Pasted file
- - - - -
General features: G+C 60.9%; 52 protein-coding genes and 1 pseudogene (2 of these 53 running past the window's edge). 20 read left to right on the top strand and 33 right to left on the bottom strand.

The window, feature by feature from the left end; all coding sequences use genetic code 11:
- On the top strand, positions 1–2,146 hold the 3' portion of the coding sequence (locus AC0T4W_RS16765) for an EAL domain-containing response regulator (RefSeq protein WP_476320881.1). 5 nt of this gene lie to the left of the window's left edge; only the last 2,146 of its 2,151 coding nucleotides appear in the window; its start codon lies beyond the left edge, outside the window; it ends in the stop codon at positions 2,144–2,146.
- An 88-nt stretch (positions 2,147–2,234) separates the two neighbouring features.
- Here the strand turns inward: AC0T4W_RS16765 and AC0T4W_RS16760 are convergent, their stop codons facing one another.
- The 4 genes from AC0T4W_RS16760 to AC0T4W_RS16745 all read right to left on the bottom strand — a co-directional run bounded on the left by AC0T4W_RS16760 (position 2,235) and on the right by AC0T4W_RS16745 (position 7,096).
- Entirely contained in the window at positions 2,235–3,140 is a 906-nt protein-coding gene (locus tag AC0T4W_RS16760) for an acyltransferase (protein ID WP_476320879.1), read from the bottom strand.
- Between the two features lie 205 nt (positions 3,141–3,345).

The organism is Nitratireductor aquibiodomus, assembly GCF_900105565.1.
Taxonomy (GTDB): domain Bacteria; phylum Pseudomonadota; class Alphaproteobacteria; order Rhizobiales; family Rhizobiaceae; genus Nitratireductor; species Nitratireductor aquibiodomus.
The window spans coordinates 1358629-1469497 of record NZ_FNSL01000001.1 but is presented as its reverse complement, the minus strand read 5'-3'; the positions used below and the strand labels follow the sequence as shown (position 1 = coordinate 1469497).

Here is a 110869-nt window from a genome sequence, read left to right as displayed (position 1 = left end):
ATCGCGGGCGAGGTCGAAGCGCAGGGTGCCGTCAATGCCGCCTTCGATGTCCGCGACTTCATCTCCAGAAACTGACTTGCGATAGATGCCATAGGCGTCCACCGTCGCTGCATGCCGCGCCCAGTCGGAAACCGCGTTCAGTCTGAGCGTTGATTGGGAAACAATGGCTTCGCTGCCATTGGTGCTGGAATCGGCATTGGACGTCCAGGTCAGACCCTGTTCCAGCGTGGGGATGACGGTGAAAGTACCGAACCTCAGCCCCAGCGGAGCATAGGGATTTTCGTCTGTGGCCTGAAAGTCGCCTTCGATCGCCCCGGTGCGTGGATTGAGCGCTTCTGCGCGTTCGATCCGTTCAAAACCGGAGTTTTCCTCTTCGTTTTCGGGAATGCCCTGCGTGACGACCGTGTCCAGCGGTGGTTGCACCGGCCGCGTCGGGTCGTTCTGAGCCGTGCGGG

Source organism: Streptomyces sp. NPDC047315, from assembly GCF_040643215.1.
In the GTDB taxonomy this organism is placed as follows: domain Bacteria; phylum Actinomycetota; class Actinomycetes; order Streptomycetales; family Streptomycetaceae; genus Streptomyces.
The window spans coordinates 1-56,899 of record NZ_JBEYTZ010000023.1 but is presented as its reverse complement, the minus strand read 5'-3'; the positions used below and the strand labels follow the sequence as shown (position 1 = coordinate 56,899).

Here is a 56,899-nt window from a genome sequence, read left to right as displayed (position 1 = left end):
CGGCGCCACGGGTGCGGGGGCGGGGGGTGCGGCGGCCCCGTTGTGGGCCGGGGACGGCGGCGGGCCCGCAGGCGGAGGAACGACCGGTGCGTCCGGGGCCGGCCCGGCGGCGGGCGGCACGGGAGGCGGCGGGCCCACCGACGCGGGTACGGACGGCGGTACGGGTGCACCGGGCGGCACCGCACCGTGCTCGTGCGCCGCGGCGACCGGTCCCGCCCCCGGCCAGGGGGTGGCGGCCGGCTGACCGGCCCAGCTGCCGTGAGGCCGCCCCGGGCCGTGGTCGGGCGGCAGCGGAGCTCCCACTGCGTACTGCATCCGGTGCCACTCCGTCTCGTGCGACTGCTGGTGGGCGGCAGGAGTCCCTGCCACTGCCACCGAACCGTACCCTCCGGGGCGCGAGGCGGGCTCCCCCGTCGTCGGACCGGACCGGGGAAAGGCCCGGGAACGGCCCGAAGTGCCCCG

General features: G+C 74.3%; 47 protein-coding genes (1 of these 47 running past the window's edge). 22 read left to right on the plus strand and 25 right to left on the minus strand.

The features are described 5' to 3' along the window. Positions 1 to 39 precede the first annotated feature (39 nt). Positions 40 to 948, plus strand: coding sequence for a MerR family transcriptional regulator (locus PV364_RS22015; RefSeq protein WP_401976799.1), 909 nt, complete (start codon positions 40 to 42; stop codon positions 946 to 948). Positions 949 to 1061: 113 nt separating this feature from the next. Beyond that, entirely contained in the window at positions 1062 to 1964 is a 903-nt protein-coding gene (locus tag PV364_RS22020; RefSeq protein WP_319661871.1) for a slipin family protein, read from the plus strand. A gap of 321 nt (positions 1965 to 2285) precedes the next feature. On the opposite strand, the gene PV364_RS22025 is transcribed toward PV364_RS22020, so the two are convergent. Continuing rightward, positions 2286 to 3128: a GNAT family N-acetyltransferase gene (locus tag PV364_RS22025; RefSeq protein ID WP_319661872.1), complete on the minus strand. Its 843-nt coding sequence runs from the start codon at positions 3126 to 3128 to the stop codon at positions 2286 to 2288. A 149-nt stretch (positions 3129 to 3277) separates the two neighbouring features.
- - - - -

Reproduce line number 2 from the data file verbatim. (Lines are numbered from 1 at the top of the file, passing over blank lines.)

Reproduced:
The window, feature by feature from the left end; all coding sequences use genetic code 11: